New Content Is King for Streaming Platforms, But Subscribers May Not Stay

The Race For New Content

Data shows the release of new and exclusive TV shows or films can bring streaming platforms a rush of new subscribers. This happened for Disney+ (DIS) when it released Hamilton, Apple TV+ (AAPL) as Greyhound came out, and with AT&T’s (T) HBO Max release of Wonder Woman 1984. Analysts say the trend illustrates intense competition to constantly produce new and hotly anticipated content.

Industry observers note subscribers expect at least two major theatrical productions every few months. There’s also the need to continue building up the streaming platform’s library with older shows and movies. While all industry leaders are under pressure to keep spending with these goals in mind, they also can’t count on subscriber loyalty as many new sign-ups cancel six months later.

Keeping the Newest Subscribers Is Perhaps a Losing Battle for Streaming

Streaming services, much like the cable companies that preceded them, frequently sign up and lose customers in the normal course of business. Still, the data shows customers who sign up specifically based on the release of one show tend to leave more frequently. Comcast’s (CMCSA) Peacock streaming service illustrated this trend during the Summer Olympics, when it lost around half of those new subscribers four months later.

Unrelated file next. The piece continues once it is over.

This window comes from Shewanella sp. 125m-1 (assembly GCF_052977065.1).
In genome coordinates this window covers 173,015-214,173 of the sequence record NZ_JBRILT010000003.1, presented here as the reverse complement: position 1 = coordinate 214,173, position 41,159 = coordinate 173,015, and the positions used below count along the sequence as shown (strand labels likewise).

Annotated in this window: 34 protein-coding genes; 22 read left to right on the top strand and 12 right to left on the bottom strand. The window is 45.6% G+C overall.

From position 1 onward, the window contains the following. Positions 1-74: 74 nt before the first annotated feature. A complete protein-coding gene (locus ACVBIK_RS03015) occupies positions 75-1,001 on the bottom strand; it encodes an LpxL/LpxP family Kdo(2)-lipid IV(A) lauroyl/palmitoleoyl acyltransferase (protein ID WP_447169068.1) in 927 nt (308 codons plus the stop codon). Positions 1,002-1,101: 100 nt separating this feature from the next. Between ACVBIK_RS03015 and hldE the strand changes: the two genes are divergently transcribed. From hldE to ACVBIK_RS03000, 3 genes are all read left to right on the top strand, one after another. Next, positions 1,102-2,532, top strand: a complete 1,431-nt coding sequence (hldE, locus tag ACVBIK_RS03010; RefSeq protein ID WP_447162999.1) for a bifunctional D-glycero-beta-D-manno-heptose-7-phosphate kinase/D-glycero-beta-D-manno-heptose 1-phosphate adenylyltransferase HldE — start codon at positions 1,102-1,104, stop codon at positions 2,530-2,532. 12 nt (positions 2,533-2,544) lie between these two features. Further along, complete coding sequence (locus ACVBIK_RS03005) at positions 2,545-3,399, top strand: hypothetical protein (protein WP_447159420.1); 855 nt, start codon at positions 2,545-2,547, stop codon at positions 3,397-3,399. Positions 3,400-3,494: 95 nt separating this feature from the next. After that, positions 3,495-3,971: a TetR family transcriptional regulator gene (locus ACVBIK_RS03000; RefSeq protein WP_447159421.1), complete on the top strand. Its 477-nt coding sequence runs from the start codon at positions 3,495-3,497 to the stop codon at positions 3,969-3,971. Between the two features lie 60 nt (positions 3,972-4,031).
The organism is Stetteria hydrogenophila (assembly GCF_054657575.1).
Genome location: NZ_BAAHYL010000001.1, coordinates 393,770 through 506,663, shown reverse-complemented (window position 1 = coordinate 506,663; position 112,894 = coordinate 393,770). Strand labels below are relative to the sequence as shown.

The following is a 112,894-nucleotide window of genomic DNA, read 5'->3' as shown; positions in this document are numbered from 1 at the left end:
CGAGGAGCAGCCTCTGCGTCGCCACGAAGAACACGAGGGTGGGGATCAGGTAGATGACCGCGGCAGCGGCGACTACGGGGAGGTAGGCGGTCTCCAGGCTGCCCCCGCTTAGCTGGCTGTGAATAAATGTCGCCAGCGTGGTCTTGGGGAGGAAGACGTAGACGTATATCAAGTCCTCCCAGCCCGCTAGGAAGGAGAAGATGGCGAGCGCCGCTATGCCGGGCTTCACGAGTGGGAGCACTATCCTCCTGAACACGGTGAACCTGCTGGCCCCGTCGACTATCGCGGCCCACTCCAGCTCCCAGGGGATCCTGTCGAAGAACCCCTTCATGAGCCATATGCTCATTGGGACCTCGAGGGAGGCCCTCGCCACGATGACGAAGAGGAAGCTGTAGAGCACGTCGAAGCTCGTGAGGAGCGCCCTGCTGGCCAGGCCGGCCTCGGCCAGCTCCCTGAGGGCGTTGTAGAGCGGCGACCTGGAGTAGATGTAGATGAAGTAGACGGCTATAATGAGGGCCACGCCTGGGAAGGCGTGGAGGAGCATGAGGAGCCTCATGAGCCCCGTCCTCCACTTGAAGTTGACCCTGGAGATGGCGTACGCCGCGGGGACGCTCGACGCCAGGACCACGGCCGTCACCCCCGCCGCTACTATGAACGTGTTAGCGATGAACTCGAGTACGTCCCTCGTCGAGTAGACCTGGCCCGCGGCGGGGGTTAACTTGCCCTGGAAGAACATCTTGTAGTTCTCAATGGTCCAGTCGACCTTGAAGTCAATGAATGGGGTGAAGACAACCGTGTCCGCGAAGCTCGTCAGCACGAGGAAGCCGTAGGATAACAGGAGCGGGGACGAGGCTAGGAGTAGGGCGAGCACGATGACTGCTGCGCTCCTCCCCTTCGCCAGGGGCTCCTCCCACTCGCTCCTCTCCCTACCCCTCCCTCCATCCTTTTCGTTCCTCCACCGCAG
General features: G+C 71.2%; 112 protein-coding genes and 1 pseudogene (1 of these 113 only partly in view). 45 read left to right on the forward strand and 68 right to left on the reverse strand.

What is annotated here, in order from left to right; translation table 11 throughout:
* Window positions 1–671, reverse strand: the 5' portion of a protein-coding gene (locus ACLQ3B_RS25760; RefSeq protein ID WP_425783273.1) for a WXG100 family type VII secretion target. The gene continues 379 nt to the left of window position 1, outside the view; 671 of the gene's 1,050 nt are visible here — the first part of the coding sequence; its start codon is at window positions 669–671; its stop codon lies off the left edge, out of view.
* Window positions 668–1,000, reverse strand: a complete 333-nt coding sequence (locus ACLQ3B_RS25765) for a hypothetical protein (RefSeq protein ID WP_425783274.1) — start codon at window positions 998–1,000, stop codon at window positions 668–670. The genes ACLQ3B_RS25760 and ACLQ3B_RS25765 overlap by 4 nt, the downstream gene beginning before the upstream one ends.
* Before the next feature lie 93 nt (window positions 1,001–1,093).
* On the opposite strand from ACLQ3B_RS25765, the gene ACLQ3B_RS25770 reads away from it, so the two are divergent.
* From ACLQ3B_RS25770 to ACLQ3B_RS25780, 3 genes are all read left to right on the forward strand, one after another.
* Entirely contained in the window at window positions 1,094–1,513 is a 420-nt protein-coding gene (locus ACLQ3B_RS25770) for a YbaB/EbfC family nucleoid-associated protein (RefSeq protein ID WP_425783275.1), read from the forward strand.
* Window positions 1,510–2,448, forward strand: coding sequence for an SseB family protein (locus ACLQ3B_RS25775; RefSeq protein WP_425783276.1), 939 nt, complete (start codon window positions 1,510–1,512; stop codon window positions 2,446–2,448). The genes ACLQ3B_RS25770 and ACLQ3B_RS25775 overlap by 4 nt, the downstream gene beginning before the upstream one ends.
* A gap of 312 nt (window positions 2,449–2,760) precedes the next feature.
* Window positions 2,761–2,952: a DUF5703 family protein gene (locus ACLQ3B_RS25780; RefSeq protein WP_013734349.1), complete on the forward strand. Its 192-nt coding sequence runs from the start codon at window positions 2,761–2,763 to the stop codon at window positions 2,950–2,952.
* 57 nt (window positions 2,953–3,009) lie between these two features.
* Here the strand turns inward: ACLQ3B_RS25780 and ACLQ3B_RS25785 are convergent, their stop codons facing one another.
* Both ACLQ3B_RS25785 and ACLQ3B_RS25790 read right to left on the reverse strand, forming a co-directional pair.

Analysts explain that the structure of streaming services adds to the difficulty in keeping customers. Many offer monthly subscriptions, providing just enough time to binge-watch a particular show of interest. Similarly, there are now so many options to choose from including relative newcomers like HBO Max, Disney+, Peacock, Apple TV+, and Discovery + (DISCA).

Streaming Market’s Rising Competition Affecting Industry Leaders

Streaming platforms experience spikes in new subscriber numbers for reasons other than new content releases, such as Hulu, which typically offers steep Black Friday discounts that drive new signups. The fourth season of its most popular show, The Handmaid’s Tale, was also released over the course of a few months, making binge-watching more difficult. Some analysts note streaming platforms have tried that elsewhere, such as Apple with Ted Lasso and HBO with Succession.

The growing competition makes for a crowded streaming marketplace, as data shows the typical American household subscribes to 3.6 streaming services. Industry leader Netflix (NFLX) has seen its new subscriber numbers level off in recent quarters. Industry data is sometimes misleading or incomplete as well, as Amazon Prime Video (AMZN) is part of the ecommerce giant’s broader services that include video streaming.

Overall, while the intense push for content is clear, the even bigger challenge may lie in encouraging subscribers to stick around.

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ABOUT Meg Richardson Meg Richardson is a writer specializing in markets, technology, and personal finance. She loves breaking down seemingly complex ideas and making them readable and interesting for everyone. She holds an MFA in writing from Columbia University. When she is not writing about finance, she enjoys running in Central Park and drawing cartoons.

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